Steve, Philadelphia: “Why does [Obama] feel compelled to assuage American Jews about Israel? Are they Americans or Israelis? I’m of German descent but I wouldn’t think of interfering in international relations between the U.S. and Germany. These people need to decide whether they offer fealty to the U.S. or to Israel. If their allegiance is to Israel, they need to leave here. I wonder how many of them have served in American armed forces. I also wonder how many have served in Israel’s armed forces. The answer to that will show where their loyalties lie. I’m outraged that the U.S. President feels the need to have a private meeting with (supposed) Americans to discuss AMERICAN policy toward a foreign country.” [Note: Obama’s Chief of Staff, Rahm Emmanuel, volunteered for Israel during the first Gulf War]
Louis Anthes: “If Israel is a sovereign nation, then why does it get so much military assistance from the U.S., and why does it get direct aid, without restrictions or accountability?”
mkg: “If Israelis feel unsafe despite the fact that they are a nuclear power with hundreds of warheads, they have the largest army in the Middle East, and they are the largest recipient of aid from the US, they probably will never feel safe. Perhaps they should pursue policies that are more sustainable.”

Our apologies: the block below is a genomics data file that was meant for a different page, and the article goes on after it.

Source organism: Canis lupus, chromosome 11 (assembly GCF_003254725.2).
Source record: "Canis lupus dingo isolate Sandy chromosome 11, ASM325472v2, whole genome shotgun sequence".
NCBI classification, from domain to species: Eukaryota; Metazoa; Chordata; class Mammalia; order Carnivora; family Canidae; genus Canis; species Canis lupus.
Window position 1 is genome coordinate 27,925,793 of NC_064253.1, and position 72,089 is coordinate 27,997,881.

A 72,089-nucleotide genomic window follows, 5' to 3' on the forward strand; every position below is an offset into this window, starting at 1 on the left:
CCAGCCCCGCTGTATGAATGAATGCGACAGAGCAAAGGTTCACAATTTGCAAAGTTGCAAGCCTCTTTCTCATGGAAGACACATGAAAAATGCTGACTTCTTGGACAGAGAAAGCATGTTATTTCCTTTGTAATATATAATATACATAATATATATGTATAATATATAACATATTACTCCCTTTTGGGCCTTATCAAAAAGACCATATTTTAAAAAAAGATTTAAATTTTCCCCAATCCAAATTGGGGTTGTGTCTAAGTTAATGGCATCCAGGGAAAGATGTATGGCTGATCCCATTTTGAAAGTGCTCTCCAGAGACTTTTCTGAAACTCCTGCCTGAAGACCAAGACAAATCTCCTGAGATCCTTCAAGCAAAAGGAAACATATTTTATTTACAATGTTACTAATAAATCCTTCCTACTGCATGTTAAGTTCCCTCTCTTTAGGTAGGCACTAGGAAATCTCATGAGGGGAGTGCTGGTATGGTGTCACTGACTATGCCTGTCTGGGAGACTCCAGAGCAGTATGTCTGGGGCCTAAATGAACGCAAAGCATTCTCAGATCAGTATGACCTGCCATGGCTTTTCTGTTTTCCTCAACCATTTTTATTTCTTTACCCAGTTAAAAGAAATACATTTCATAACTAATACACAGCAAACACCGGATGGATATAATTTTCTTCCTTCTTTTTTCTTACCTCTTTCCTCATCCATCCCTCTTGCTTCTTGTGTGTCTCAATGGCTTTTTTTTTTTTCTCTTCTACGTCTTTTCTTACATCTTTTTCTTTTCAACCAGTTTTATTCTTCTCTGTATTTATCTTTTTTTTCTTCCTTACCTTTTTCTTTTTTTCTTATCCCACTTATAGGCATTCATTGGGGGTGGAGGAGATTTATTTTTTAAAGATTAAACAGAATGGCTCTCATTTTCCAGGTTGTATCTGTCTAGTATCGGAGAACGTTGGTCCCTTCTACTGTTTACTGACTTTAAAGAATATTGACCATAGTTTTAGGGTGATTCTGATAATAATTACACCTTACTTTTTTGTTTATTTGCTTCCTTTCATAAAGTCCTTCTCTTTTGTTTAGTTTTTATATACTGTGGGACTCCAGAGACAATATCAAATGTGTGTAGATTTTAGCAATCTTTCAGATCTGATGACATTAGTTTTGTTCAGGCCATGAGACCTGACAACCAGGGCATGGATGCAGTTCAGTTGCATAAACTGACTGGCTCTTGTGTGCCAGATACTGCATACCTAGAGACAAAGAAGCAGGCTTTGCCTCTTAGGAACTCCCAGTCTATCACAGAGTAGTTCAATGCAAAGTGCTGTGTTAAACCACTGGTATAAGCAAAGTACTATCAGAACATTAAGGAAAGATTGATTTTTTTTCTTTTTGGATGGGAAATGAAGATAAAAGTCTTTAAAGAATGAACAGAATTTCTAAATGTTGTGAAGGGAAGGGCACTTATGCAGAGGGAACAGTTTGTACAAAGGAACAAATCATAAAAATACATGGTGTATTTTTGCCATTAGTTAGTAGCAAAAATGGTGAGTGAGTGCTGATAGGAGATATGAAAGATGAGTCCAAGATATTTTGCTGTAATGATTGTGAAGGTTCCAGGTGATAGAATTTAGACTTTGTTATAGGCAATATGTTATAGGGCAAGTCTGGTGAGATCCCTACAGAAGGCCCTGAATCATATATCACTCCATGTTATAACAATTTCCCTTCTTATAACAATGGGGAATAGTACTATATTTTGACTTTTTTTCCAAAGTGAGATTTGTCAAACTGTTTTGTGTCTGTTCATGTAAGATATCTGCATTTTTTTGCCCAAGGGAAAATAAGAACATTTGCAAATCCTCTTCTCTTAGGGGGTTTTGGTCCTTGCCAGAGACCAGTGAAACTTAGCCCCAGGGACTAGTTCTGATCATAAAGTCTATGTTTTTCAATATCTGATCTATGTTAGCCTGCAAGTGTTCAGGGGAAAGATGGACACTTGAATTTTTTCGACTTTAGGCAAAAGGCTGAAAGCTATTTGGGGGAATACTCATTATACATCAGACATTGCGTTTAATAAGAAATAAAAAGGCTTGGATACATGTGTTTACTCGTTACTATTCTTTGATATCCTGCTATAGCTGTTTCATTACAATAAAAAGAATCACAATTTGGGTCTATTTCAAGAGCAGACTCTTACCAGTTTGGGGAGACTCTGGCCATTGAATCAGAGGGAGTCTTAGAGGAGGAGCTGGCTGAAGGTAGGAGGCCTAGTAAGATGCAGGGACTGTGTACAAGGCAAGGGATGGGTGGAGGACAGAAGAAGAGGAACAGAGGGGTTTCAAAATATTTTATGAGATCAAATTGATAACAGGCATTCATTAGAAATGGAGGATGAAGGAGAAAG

H. Hilborn: “If we are serious about the settlements it is time to cut off the money that ultimately finances them.”
Z.G. : “Funny, and here I am, thinking Obama is too soft on Israel. I wonder when he’s going to meet with me to assuage my concerns. The first thing I would like him to explain to me is why he requested $2.775 billion in military aid to Israel in FY2010 budget (an increase of $225 million compared to FY2009). At a time when our economy is in shambles and our national debt is at record levels, why exactly are we borrowing more money from China to give billions to Israel every year? I’m sorry if this sounds too harsh, but can’t the Israelis accrue their own debt from China?”
If it looks like I have chosen only the comments critical of Israel, it’s because that’s what I’ve done. The pro-Israeli comments to this blog are standard issue and can be, and have been, read anywhere else. What I’ve tried to show above is what happens when the Israelis and their lobby lose control of the spin.
Daniel Johnson was born near the midpoint of the twentieth century in Calgary, Alberta. In his teens he knew he was going to be a writer, which is why he was one of only a handful of boys in his high school typing class—a skill he knew was going to be necessary. He defines himself as a social reformer, not a left winger, the latter being an ideological label which, he says, is why he is not an ideologue. From 1975 to 1981 he was reporter, photographer, then editor of the weekly Airdrie Echo. For more than ten years after that he worked with Peter C. Newman, Canada’s top business writer (notably a series of books, The Canadian Establishment). Through this period Daniel also did some national radio and TV broadcasting. He gave up journalism in the early 1980s because he had no interest in being a hack writer for the mainstream media and became a software developer and programmer. He retired from computers last year and is now back to doing what he loves—writing and trying to make the world a better place